Friday, October 16, 2009

Geez Louise









I stumbled upon a really interesting online magazine called Geez several months ago. In their latest issue, an article called "The War on Cancer" has got me thinking.

The article begins with this:

"Illness is the night-side of life, a more onerous citizenship. Everyone who is born holds dual citizenship, in the kingdom of the well and in the kingdom of the sick. Although we all prefer to use only the good passport, sooner or later each of us is obliged, at least for a spell, to identify ourselves as citizens of that other place."
When I first read these opening words in Illness as Metaphor by Susan Sontag, I thought them interesting, but not personally relevant. Now, over 30 years later, having been diagnosed with and treated for breast cancer, I read them as one whose passport is stamped as a reluctant traveler into “the kingdom of the sick.”
Then, later in the article:
The only way we in the West seem capable of coping with things we fear, whether cancer, drugs, or terror, is to declare war on them. Making war still seems to be the way we choose to muster, or manipulate, large numbers of people in a common cause. So in 1971, President Nixon declared the "War on Cancer."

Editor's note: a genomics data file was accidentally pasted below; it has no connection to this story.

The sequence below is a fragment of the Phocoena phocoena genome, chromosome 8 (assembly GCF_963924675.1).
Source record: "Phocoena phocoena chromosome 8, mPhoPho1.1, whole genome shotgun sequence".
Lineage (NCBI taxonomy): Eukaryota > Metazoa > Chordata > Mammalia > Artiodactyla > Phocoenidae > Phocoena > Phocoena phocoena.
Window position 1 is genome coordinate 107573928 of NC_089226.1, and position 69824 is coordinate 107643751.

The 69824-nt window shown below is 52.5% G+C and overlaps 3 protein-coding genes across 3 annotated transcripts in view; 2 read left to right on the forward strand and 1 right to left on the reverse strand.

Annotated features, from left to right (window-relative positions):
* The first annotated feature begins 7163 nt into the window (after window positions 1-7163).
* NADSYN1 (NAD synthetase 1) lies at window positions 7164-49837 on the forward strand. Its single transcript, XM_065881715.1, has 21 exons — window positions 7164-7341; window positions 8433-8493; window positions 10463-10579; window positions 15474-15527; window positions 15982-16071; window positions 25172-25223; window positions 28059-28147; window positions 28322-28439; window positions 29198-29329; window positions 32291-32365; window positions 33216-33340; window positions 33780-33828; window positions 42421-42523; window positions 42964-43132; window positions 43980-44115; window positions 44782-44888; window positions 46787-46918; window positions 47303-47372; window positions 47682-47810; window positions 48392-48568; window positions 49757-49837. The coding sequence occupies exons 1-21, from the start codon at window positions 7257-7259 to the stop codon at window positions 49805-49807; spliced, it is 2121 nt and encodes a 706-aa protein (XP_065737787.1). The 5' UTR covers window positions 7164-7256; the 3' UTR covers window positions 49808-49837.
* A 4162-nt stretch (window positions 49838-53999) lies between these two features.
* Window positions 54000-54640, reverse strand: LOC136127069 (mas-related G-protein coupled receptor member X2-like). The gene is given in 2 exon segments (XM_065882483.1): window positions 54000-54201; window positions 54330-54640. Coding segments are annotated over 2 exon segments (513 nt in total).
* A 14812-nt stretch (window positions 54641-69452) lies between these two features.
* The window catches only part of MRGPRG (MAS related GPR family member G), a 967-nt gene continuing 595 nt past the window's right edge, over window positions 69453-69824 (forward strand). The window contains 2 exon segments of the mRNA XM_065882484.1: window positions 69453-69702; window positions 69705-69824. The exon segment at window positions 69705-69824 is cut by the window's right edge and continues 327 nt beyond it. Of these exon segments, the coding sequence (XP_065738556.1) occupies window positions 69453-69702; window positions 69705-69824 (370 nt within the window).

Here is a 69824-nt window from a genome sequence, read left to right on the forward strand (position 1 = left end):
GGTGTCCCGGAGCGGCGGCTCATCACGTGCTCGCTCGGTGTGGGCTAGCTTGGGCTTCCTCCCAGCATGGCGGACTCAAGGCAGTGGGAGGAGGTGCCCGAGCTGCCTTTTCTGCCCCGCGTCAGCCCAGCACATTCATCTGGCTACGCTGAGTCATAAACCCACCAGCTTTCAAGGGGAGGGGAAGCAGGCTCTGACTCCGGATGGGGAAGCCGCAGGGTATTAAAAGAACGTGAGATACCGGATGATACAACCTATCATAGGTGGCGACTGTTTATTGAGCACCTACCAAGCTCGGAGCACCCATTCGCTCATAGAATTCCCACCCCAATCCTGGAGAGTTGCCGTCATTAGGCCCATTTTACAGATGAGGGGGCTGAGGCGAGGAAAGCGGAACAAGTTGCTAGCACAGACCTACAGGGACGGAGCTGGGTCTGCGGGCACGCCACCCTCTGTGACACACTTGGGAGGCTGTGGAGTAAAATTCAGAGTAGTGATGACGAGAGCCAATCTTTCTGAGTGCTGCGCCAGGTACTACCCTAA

The war metaphor has served the cancer industry at the expense of prevention.

In her book "The Secret History of the War on Cancer", Devra Davis says the "proof that how and where we live and work affects whether we may get cancer has been ignored." She says cancer reserach is controlled by members of "astonishing alliances between naive or far too clever academics and folks with major economic interests in selling potentially cancerous materials."
Along the same lines, the article discusses chemical conglomerate AstraZeneca. AstraZeneca makes Tamoxifen, the number-one selling breast cancer drug, but they also make Acetochlor, a herbicide that has been classified by the Environmenal Protection Agency as causing cancer.

(Dear AstraZeneca employees who are now reading due to this blog entry setting off a Google Alert in your marketing department: That is pretty damning. You cannot put a pink-ribbon gloss on dousing our environment in carcinogens.)

The article ends with this powerful thought:
We need more of what the Poet Laureate Audre Lord envisioned - the halls of power reverberating with the demands of thousands of one-breasted women and those who love them demanding that cancer-causing chemicals be outlawed. After all, I can only be healthy if I live in a community in which the air, water, and food is free of poison for everyone.

2 comments:

♥Aubrey said...

Hello...pic #7 come to my house :)
Hope you have a wonderful weekend hun.

K said...

I know, what a fantastic little nook!